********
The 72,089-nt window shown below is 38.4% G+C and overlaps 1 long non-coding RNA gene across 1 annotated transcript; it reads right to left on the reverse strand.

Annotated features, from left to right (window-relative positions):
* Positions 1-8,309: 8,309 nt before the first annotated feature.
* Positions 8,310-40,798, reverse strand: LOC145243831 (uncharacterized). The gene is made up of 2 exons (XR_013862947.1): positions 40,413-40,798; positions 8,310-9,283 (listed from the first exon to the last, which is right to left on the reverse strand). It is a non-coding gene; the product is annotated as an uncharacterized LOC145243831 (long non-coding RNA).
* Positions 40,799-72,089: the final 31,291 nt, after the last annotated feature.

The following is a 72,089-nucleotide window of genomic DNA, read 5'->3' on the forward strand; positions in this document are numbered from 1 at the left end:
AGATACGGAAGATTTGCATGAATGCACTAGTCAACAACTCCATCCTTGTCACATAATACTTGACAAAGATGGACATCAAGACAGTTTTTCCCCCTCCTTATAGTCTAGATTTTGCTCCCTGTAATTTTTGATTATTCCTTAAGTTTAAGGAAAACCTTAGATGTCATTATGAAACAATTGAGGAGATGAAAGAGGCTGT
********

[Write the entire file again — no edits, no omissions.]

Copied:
The 72,089-nt window shown below is 38.4% G+C and overlaps 1 long non-coding RNA gene across 1 annotated transcript; it reads right to left on the reverse strand.

Annotated features, from left to right (window-relative positions):
* Positions 1-8,309: 8,309 nt before the first annotated feature.
* Positions 8,310-40,798, reverse strand: LOC145243831 (uncharacterized). The gene is made up of 2 exons (XR_013862947.1): positions 40,413-40,798; positions 8,310-9,283 (listed from the first exon to the last, which is right to left on the reverse strand). It is a non-coding gene; the product is annotated as an uncharacterized LOC145243831 (long non-coding RNA).
* Positions 40,799-72,089: the final 31,291 nt, after the last annotated feature.

The following is a 72,089-nucleotide window of genomic DNA, read 5'->3' on the forward strand; positions in this document are numbered from 1 at the left end:
AGATACGGAAGATTTGCATGAATGCACTAGTCAACAACTCCATCCTTGTCACATAATACTTGACAAAGATGGACATCAAGACAGTTTTTCCCCCTCCTTATAGTCTAGATTTTGCTCCCTGTAATTTTTGATTATTCCTTAAGTTTAAGGAAAACCTTAGATGTCATTATGAAACAATTGAGGAGATGAAAGAGGCTGT